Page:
A Louisiana man whose more than 40 years of solitary confinement was driven, his supporters say, by the racial bias of state prison officials and prosecutors has won a court order that ostensibly overturns what his international coterie of advocates also contend was a wrongful murder conviction.
New Orleans-based Nicholas Trenticosta, one of Woodfox's lawyers, told The Root he is not troubled by the prospect of an appeal. "We're not overly worried about the 5th Circuit Appeals Court," Trenticosta said. "The facts are clear; the law is clear. The judge applied the correct law to the facts and found there was racial discrimination in [the selection] of the grand jury. We very much anticipate the 5th Circuit will uphold this ruling."
The state attorney general in 2008 successfully blocked a similar favorable ruling on Woodfox's prior petition for habeas corpus, which is Latin for "have the body." Habeas corpus places the burden of proof for a person's detention on the court and orders that the person in custody be brought before the court. Short of winning the upcoming appeal, Trenticosta added, prosecutors can retry Woodfox for the 1972 murder of a white prison guard at the Louisiana State Penitentiary in the town of Angola, a former slave plantation that is one of the nation's largest and historically most brutal prisons.
Woodfox and Angola Three member Herman Wallace, 71, who is also still in solitary confinement, have consistently said that they were falsely accused and that their conviction was the means by which prison officials punished them for their membership in the Black Panther Party. As jailhouse lawyers, they had successfully litigated complaints about racial segregation, sanctioned rape and other ills at Angola, as the state penitentiary is commonly known.
Also a member of that trio is Robert Hillary King, 69, who was released in 2001 after plea-bargaining to a crime unrelated to the murder, a crime for which he was never officially charged, although prison officials insisted that he was involved.
In his Tuesday ruling, U.S. District Court Judge James Brady cited the state's pattern of racially excluding black grand jury foremen and forewomen in West Feliciana Parish, where Woodfox was tried. From 1980 through 1993, according to the judge's order, 18.5 percent of foremen and forewomen were black, even though 44 percent of the parish's residents were black during that period.
Caldwell's office has argued that state laws excluding convicted felons and residents who cannot read and write from jury duty diminished the size of the eligible pool of black jurors. The office did not, however, provide statistical proof of that, Brady concluded.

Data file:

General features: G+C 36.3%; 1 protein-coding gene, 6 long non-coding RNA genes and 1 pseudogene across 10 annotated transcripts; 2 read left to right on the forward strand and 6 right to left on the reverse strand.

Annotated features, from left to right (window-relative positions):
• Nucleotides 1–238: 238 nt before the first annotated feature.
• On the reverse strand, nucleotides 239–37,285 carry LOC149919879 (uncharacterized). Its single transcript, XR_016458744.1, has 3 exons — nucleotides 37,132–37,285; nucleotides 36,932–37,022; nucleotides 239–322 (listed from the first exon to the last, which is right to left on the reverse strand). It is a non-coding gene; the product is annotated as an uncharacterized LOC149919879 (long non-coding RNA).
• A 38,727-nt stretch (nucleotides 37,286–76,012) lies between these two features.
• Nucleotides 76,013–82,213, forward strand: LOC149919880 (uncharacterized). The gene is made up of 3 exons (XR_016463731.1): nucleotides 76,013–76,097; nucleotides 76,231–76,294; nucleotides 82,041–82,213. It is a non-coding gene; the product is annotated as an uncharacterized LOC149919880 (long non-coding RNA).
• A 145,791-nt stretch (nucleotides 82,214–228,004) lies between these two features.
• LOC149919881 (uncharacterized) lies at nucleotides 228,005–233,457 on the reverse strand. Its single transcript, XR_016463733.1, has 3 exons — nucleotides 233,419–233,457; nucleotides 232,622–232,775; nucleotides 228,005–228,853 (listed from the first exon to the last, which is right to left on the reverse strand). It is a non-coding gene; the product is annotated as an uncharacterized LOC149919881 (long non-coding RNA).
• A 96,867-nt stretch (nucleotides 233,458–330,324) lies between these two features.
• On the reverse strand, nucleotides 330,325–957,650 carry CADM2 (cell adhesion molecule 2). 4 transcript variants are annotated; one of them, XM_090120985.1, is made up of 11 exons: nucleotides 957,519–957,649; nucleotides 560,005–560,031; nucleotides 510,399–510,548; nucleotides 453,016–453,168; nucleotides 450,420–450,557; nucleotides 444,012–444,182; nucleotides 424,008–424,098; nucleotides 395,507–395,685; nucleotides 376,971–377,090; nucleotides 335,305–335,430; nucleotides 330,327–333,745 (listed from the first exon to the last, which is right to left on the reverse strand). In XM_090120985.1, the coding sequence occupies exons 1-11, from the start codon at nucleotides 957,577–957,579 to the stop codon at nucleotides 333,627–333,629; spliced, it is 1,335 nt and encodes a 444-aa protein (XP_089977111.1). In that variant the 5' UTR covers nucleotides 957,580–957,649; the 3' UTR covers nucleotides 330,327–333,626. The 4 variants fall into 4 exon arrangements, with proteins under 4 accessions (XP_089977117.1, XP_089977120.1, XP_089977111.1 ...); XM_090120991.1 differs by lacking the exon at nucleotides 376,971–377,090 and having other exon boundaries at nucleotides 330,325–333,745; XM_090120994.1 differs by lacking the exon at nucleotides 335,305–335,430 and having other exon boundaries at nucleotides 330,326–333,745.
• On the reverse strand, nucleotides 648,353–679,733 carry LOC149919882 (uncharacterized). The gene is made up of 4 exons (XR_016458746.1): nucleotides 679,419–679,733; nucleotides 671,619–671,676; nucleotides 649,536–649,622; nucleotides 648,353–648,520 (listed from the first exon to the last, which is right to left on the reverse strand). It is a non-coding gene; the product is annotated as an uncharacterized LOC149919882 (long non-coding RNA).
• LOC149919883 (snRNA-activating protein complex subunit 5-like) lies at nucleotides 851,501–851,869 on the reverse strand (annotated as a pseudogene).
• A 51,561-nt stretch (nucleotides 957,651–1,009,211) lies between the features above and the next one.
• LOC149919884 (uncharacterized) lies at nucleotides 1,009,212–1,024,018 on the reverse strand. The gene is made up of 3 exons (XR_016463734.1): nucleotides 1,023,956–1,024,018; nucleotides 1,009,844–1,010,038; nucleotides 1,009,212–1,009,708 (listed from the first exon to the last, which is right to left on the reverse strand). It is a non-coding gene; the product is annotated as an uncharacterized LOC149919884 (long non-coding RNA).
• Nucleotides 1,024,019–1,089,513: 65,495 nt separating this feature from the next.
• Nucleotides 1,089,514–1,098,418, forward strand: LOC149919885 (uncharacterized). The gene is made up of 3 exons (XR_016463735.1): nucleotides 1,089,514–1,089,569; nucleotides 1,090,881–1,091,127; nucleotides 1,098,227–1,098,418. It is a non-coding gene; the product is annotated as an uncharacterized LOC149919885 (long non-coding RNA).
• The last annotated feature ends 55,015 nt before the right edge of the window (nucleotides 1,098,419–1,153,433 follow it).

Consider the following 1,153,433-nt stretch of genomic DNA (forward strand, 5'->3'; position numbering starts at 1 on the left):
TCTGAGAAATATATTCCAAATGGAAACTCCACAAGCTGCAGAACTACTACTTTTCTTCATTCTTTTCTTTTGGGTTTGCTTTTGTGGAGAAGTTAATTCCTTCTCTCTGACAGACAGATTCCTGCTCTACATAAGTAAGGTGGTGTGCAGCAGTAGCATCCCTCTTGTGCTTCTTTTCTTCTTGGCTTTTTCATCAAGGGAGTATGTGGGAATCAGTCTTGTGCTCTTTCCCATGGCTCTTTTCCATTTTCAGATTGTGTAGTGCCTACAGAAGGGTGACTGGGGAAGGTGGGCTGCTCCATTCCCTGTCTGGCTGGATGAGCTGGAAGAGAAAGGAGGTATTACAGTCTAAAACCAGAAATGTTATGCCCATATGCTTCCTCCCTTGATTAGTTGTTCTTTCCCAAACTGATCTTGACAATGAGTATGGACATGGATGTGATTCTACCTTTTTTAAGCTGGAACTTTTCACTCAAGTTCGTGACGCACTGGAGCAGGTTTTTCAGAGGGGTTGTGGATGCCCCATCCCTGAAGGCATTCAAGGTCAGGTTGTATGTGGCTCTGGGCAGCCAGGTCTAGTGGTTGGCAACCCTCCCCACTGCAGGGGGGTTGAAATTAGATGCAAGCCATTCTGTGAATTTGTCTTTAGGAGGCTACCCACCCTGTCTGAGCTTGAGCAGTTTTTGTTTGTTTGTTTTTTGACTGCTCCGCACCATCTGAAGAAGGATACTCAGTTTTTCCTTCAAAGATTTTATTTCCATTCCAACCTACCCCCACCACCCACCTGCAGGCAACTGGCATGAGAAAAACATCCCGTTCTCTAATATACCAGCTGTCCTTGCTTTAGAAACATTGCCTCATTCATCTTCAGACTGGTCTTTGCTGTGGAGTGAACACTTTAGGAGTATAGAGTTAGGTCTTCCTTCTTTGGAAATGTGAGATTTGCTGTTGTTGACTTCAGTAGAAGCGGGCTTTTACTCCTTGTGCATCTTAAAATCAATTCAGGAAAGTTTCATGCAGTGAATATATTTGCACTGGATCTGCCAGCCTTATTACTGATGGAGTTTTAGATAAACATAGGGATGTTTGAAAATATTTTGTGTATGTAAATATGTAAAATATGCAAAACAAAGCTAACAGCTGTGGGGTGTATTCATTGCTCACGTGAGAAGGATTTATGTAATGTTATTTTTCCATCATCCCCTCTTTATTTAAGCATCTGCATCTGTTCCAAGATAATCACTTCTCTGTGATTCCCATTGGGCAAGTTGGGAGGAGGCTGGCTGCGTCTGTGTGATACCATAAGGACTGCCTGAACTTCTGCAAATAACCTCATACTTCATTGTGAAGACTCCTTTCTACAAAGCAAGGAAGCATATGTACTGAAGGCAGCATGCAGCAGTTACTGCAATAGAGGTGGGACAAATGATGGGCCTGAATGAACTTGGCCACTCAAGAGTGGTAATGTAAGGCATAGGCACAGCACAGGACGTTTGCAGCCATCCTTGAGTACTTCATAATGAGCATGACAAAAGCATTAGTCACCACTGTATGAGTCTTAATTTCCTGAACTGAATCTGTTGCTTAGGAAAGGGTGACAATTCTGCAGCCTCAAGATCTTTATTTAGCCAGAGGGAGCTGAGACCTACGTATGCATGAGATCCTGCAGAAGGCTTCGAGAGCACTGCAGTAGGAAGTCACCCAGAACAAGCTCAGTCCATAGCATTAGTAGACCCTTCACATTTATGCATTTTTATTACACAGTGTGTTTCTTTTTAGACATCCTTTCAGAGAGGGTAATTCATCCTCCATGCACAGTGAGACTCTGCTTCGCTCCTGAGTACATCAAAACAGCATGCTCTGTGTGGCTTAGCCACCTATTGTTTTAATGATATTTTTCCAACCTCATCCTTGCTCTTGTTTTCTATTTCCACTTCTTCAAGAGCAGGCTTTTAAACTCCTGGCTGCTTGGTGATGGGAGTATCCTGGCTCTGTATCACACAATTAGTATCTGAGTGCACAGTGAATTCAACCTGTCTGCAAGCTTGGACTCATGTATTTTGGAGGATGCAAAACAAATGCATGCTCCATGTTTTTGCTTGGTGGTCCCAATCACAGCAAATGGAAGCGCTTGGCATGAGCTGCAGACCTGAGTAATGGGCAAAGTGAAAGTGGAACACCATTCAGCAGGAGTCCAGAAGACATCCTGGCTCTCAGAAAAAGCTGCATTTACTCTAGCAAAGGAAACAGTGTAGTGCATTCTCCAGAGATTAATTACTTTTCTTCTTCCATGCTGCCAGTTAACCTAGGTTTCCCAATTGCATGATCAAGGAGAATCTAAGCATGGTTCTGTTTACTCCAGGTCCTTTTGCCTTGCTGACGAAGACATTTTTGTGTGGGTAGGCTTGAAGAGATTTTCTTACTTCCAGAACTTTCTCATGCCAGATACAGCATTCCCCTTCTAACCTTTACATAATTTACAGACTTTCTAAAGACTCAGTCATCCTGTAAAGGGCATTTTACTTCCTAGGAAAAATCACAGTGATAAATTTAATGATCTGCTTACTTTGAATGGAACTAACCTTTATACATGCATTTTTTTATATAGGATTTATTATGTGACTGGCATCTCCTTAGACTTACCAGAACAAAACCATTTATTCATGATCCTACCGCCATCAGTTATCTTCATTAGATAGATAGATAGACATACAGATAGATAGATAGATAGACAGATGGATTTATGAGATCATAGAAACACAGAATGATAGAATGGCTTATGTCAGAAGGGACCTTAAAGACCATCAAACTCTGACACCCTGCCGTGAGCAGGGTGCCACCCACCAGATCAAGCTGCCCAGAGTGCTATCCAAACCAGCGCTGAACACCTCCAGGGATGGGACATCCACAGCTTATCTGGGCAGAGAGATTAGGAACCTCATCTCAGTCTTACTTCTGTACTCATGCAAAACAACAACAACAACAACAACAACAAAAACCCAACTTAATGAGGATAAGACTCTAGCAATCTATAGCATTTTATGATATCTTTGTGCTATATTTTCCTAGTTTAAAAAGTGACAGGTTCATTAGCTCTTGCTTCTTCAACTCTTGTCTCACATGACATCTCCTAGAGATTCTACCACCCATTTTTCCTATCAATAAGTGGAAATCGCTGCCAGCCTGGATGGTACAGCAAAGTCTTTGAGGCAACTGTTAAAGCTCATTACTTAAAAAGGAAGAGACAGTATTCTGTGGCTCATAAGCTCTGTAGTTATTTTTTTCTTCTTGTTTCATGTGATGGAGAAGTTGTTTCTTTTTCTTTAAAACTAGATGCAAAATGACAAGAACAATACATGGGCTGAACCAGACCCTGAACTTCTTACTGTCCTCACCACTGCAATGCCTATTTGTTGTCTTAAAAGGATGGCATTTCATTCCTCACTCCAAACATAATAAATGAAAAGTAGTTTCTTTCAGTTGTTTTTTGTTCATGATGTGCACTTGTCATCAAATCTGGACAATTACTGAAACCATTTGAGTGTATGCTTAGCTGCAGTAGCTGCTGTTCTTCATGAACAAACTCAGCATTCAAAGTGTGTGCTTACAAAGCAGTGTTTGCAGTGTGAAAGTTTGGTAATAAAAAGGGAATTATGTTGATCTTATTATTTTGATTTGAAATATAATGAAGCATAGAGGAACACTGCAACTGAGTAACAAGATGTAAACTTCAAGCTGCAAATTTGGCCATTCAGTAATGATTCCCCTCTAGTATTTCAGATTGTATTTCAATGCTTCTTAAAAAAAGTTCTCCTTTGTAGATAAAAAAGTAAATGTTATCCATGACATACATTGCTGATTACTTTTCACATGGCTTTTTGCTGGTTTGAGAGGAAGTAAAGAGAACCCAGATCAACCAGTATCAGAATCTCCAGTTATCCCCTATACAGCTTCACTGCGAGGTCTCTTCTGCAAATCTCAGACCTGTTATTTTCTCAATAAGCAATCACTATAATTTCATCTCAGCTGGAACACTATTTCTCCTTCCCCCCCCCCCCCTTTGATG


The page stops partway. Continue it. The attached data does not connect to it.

Woodfox's 1972 conviction for the murder of 23-year-old prison guard Brent Miller was corruptly obtained, Angola Three supporters said. Among other misconduct, prosecutors withheld evidence that would have cleared the Angola Three and bribed its key witness, another Angola prisoner—now dead—with the promise of a weekly pack of cigarettes and better living quarters, Angola Three supporters told The Root during interviews for articles on the case published in January. The Angola Three landed in prison on assorted robbery charges that they do not deny committing; they did not know each other before being sentenced to Angola.
Amnesty International has said the solitary confinements of Woodfox and Wallace, whose case is being adjudicated separately, are the longest of which the human-rights group is aware.
Apart from challenging the murder convictions of Woodfox and Wallace, the Angola Three's case highlights what prison reformers describe as the lack of standards in the United States for restricting how long and for what reasons the incarcerated can be placed in solitary confinement.
Woodfox was scheduled to meet yesterday with two New York City-based attorneys who are part of his legal team. But he has canceled visits with other supporters, said attorney Angela Allen-Bell, a professor at Southern University Law Center, because stricter visitation rules imposed roughly two months ago make it hard to receive visitors.
"He has to wear leg irons. His hands are shackled and cuffed. One of my visits with him might last four hours, and with others coming in simultaneously during the day, he may be sitting in that posture for seven or eight hours. It's more than he can physically bear," said Allen-Bell, a member of Free the Angola 3, a coalition of lawyers, human rights groups, grassroots activists and benefactors who have paid the men's legal fees.
Allen-Bell continued: "Caldwell's appeal is predictable … and the state of Louisiana has a long history of prosecutorial misconduct. We are committed to making that unacceptable and to making sure this case represents change in Louisiana, and that it teaches America that corrupt prosecutors have to be held accountable."
Freelancer Katti Gray specializes in covering criminal justice, health care and higher education. She is a contributing editor for the Crime Report at the Center on Media, Crime and Justice in New York City.